"Now that I listen to Beth, I realize that I must sound just like my mother did when I was growing up. She was the boss in our family and she ordered my father around a lot, especially when she was in a bad mood. I hated it then, and if that's really what I'm doing, I'm ashamed -- and really sorry.

"I don't blame my wife for thinking I'm a jerk. But in my defense, unless she tells me how she feels, how am I supposed to know? This is the first time I had any idea she didn't like the fact I joined the rock-climbing gym.

"Look, I truly love Beth. We had a fantastic relationship before I began working at home, and I don't want to lose her. I guess I could look for a new job, but there isn't much out there right now. So at least for a while I've got to make the best of what I've got. But I'm committed to improving our marriage. I'm tired of our bickering, and I miss the great relationship we used to have."

The Counselor's Turn

"Beth and Christopher were blaming their problems on the fact that he was working from home, but the trouble in their marriage went much deeper than that," said the counselor.

"When I told them this, they were taken aback. They insisted they'd gotten along really well before the new work arrangement. I explained that weaknesses often don't show up until a relationship is under stress. In their case the work-at-home situation, plus the demands of a young child, created the perfect storm for stress, anxiety, and misunderstandings. Beth's desire for a divorce -- which lessened once she heard that her husband was willing to make changes -- was a wake-up call for both of them.

"For one thing, Beth had allowed herself to fall into the role of victim. She'd seen her parents' marriage disintegrate and was determined not to repeat the same pattern. Consequently, she tried to always put her husband's needs ahead of her own. She quietly tolerated Christopher's controlling behavior rather than let him know how much it bothered her. 'No wonder you feel trapped,' I said. 'You've lost your voice in this relationship.'

"Though Christopher seemed confident on the surface, I knew he was worried about his job. As the family's sole breadwinner, he'd felt under pressure since Jack was born. Christopher allowed his anxiety to surface as anger, irritability, and in-your-face criticism. 'You're micromanaging your wife in a way that borders on being abusive,' I told him. He was horrified once he realized that he was treating Beth the same way his mother had treated his father.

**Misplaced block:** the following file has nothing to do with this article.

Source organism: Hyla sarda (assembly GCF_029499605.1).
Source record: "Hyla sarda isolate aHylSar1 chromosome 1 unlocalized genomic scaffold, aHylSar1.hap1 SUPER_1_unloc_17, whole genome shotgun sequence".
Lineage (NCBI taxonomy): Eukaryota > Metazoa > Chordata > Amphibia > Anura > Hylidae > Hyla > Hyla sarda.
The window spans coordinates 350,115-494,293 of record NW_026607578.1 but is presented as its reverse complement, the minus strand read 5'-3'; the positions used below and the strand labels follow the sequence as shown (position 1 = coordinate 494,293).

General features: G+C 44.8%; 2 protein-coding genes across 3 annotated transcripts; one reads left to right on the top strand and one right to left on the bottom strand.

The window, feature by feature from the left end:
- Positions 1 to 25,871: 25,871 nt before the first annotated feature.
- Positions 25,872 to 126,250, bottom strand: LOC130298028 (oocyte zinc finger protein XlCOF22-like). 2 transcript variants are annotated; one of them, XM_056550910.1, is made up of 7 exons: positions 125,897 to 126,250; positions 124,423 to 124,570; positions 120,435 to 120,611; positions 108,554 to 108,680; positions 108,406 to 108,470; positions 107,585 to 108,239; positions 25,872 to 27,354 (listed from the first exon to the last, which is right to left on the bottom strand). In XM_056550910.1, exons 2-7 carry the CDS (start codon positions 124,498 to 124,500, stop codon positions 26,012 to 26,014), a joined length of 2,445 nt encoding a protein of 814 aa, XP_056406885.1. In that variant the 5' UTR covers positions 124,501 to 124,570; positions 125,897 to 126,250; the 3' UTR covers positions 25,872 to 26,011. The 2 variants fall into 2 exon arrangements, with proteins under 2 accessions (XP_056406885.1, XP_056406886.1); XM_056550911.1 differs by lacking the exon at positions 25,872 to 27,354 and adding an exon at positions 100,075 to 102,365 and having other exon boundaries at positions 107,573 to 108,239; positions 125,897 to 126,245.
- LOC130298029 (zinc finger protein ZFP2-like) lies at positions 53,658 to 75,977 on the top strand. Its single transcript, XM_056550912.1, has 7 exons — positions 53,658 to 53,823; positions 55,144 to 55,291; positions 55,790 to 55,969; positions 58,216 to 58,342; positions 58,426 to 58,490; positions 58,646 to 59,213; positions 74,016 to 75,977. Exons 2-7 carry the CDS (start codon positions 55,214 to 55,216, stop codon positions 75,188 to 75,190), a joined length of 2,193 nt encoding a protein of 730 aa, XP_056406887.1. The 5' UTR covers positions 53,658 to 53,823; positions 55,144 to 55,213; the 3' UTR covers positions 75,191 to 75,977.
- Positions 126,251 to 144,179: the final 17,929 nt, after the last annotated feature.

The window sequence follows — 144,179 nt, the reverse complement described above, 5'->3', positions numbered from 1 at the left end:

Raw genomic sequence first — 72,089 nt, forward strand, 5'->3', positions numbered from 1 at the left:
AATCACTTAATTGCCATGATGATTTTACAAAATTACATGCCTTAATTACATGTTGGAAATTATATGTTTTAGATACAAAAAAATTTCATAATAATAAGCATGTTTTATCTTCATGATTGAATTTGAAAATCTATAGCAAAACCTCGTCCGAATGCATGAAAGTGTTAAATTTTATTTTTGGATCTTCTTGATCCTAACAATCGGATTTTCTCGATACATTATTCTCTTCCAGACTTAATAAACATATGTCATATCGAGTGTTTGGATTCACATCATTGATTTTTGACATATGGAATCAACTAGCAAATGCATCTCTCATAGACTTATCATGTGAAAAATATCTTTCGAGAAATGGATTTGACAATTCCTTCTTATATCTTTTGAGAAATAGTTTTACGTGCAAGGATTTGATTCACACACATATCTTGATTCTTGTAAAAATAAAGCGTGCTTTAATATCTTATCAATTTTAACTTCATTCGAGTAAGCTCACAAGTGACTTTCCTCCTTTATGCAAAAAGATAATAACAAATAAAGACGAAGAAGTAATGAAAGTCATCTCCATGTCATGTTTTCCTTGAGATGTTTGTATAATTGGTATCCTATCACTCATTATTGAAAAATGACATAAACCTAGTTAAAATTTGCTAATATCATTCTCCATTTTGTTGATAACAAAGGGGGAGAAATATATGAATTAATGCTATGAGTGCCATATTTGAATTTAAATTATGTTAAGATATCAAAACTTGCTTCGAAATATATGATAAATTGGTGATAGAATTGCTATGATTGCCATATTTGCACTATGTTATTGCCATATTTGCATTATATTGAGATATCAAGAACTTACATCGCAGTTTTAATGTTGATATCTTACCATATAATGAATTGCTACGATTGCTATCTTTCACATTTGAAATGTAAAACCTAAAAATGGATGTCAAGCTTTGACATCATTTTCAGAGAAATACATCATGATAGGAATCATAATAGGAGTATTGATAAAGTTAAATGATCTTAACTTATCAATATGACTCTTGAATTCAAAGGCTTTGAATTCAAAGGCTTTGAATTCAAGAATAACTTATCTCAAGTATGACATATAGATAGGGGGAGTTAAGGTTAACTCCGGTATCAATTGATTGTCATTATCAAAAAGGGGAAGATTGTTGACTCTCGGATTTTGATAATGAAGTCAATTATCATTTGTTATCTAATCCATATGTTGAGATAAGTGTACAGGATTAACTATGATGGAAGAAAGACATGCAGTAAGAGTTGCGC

"The couple's first challenge was to learn to talk to each other in a way that didn't feel accusatory. I taught them small ways to shift the tone of their conversation. For instance, instead of beginning a sentence with 'I don't like,' 'I don't want,' or 'You always,' they could try to catch themselves and substitute phrases such as 'I would prefer that' or 'I'm concerned about.' Simple word changes can turn a complaint into a request and make it less likely to put anyone on the defensive.

"I also told Christopher that he was too quick to assume he knew what his wife was thinking and, instead, needed to ask questions first. A perfect example was when he saw Jack watching television and jumped to the wrong conclusion. If Christopher had said, 'What's your plan for Jack this afternoon?' Beth would have had a chance to tell him and they wouldn't have argued.

"As the couple began using these simple tactics, they fought less and were finally able to calmly discuss specific changes that would make both of them happier. They agreed that Christopher would continue telecommuting until the job market improved, but decided that he needed to impose some structure to his day so he could be more productive. For one thing, he announced that he would get dressed for work, instead of wearing sweats, to put himself into the right mind-set. And if he came upstairs during 'office hours,' he would limit his time with Jack and Beth to a quick hello and a hug. These simple changes kept him focused on his job and last month he actually doubled the number of sales calls he had been making in previous months.

"We also talked about how they could split household chores so everything didn't fall to Beth. Christopher admitted that he'd gotten lazier over the years since his wife was so quick to clean up after him. He promised to be more conscientious in the future and also came up with the idea of having a nightly pick-up party: After dinner he'd put on a CD and the three of them would march around the house returning toys to their proper place.

"In one of our last sessions I told Beth that I thought she was suffering from depression. She blamed it on the fact that she didn't have a job. 'I always wanted to be a stay-at-home mom, but the truth is, I don't love it,' she confessed. Christopher reminded her about her dream of starting a jewelry business and offered to help her build a Web site for her necklace designs. She loved the idea -- and so did he. If she could bring in a bit of money, it would relieve some of the financial pressure on him. Last I heard, she was already selling some of her jewelry online.

"When Beth and Christopher ended counseling after six months, I was confident their marriage was back on track. They agreed and, more importantly, had learned the skills they needed in case it ever veered off course again."

Originally published in Ladies' Home Journal, July 2010.